"We were studying making hydrogen in microbial electrolysis cells and we kept getting all this methane," said Bruce E. Logan, Kappe Professor of Environmental Engineering, Penn State. "We may now understand why."
Methanogenic microorganisms do produce methane in marshes and dumps, but scientists thought that the organisms turned hydrogen or organic materials, such as acetate, into methane. However, the researchers found, while trying to produce hydrogen in microbial electrolysis cells, that their cells produced much more methane than expected.
"All the methane generation going on in nature that we have assumed is going through hydrogen may not be," said Logan. "We actually find very little hydrogen in the gas phase in nature. Perhaps where we assumed hydrogen is being made, it is not."
Microbial electrolysis cells do require an electrical voltage to be added to the voltage that is produced by bacteria using organic materials to produce current that evolves into hydrogen. The researchers found that the Archaea, using about the same electrical input, could use the current to convert carbon dioxide and water to methane without any organic material, bacteria or hydrogen usually found in microbial electrolysis cells. They report their findings in this week's issue of Environmental Science and Technology.
"We have a microbe that is self perpetuating that can accept electrons directly, and use them to create methane," said Logan.
Logan, working with Shaoan Cheng, senior research associate; Defeng Xing, post doctoral researcher, and Douglas F. Call, graduate student, environmental engineering, confirmed that the microscopic organisms produced the methane. The researchers created a two-chambered cell with an anode immersed in water on one side of the chamber and a cathode in water, inorganic nutrients and carbon dioxide on the other side of the chamber. They applied a voltage, but recorded only a minute current. The researchers then coated the cathode with the biofilm of Archaea and not only did current flow in the circuit, but the cell produced methane.
"The only way to get current at the voltage we used was if the microbes were directly accepting electrons," said Logan. He notes that the electrochemical reaction takes place without any precious metal catalysts and at a lower energy level than converting carbon dioxide to methane using conventional, non-biological methods.
The cells are about 80 percent efficient in converting electricity to methane and because they use carbon dioxide as feed stock, would be carbon neutral if the electricity comes from a non-carbon source such as solar or wind power.
"The process does not sequester carbon, but it does turn carbon dioxide into fuel," said Logan. "If the methane is burned and carbon dioxide captured, then the process can be carbon neutral."
Logan suggests the method for off peak capture of renewable energy in a portable fuel. Methane is preferred over hydrogen because a large portion of the U.S. infrastructure is already set up to easily transport and deliver methane.
A'ndrea Elyse Messer | EurekAlert!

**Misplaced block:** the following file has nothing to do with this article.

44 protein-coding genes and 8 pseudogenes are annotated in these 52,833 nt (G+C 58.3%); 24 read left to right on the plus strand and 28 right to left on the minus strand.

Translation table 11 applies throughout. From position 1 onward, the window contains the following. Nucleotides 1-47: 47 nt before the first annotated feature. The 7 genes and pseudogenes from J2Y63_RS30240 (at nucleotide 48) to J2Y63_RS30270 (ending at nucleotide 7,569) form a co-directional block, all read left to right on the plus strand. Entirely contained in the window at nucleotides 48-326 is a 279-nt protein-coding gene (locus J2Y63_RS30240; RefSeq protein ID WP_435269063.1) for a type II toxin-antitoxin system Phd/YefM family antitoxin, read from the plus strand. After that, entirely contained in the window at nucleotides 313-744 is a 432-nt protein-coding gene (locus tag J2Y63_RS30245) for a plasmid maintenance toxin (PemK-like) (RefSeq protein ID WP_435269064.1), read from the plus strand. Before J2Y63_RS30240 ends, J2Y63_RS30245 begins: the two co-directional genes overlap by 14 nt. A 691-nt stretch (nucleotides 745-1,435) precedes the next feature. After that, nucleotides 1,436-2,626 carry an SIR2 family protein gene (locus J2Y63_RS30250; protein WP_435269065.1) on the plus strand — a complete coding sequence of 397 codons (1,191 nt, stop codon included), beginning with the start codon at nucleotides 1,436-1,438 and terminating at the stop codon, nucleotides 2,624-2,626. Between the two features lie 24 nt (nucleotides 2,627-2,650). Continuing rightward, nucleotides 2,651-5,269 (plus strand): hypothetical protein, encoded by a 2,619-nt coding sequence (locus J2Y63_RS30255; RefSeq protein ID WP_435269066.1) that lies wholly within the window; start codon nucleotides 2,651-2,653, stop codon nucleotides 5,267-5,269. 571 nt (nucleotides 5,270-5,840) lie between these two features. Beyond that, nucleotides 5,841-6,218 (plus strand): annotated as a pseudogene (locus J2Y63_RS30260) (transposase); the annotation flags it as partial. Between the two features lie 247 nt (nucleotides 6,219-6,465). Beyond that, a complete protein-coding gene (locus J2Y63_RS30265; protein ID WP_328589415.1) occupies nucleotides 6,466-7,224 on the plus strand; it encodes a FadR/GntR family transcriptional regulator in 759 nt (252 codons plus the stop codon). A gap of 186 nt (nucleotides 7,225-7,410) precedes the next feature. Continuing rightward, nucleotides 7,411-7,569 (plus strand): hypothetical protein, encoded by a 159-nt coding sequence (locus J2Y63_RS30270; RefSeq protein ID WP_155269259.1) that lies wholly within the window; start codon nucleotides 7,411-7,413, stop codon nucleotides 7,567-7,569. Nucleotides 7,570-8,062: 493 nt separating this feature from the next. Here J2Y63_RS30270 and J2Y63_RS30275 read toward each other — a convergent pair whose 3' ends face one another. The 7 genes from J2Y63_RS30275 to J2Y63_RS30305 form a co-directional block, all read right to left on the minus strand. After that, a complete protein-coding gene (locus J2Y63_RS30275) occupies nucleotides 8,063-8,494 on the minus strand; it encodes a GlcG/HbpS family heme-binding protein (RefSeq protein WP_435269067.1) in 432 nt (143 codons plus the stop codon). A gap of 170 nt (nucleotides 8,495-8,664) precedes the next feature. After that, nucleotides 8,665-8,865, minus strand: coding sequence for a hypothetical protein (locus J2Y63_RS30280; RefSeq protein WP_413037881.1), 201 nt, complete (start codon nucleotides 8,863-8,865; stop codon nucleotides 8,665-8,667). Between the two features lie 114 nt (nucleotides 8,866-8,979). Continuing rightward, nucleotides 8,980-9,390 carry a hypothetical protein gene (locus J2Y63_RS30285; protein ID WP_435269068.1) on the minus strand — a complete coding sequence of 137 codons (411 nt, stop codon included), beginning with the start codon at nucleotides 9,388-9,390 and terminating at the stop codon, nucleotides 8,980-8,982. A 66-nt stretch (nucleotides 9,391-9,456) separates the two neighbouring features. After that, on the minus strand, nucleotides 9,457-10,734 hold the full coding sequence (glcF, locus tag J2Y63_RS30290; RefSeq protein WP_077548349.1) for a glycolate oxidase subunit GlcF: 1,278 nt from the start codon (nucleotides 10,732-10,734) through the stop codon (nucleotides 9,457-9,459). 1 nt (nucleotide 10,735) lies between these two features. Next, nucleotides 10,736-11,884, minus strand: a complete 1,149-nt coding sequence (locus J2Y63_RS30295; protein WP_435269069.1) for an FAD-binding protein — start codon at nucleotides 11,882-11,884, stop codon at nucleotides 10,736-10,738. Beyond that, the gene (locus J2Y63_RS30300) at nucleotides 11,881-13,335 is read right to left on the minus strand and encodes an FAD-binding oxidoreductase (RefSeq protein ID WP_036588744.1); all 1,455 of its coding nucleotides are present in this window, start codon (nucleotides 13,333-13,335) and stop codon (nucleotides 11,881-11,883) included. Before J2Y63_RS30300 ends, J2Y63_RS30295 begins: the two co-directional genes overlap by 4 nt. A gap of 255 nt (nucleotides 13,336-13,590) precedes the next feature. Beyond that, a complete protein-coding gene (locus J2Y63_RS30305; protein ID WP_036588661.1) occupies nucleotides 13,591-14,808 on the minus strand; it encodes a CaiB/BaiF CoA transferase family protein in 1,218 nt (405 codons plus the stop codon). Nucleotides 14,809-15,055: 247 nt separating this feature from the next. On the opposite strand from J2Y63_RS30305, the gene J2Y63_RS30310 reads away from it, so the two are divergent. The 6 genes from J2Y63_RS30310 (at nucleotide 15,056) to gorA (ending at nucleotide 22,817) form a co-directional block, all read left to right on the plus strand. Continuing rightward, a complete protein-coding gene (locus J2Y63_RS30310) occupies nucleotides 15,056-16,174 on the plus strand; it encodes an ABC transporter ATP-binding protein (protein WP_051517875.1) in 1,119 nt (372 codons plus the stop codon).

Further reports about: > Archaea > Methane > Methanogenic microorganisms > SOLAR > carbon dioxide > dumps > electricity > electrochemical reaction > environmental risk > hydrogen generation > marshes > microbes > microbial electrolysis cells > neutral carbon footprint > organic material > portable energy source > wind power
Preservation of floodplains is flood protection
27.09.2017 | Technische Universität München
Conservationists are sounding the alarm: parrots much more threatened than assumed
15.09.2017 | Justus-Liebig-Universität Gießen
Material defects in end products can quickly result in failures in many areas of industry, and have a massive impact on the safe use of their products. This is why, in the field of quality assurance, intelligent, nondestructive sensor systems play a key role. They allow testing components and parts in a rapid and cost-efficient manner without destroying the actual product or changing its surface. Experts from the Fraunhofer IZFP in Saarbrücken will be presenting two exhibits at the Blechexpo in Stuttgart from 7–10 November 2017 that allow fast, reliable, and automated characterization of materials and detection of defects (Hall 5, Booth 5306).
When quality testing uses time-consuming destructive test methods, it can result in enormous costs due to damaging or destroying the products. And given that...
Using a new cooling technique MPQ scientists succeed at observing collisions in a dense beam of cold and slow dipolar molecules.
How do chemical reactions proceed at extremely low temperatures? The answer requires the investigation of molecular samples that are cold, dense, and slow at...
Scientists from the Max Planck Institute of Quantum Optics, using high precision laser spectroscopy of atomic hydrogen, confirm the surprisingly small value of the proton radius determined from muonic hydrogen.
It was one of the breakthroughs of the year 2010: Laser spectroscopy of muonic hydrogen resulted in a value for the proton charge radius that was significantly...
It's possible to produce hydrogen to power fuel cells by extracting the gas from seawater, but the electricity required to do it makes the process costly. UCF...
Mercury, our smallest planetary neighbor, has very little to call an atmosphere, but it does have a strange weather pattern: morning micro-meteor showers.
Recent modeling along with previously published results from NASA's MESSENGER spacecraft -- short for Mercury Surface, Space Environment, Geochemistry and...
10.10.2017 | Event News
10.10.2017 | Event News
28.09.2017 | Event News
16.10.2017 | Physics and Astronomy
16.10.2017 | Earth Sciences
16.10.2017 | Physics and Astronomy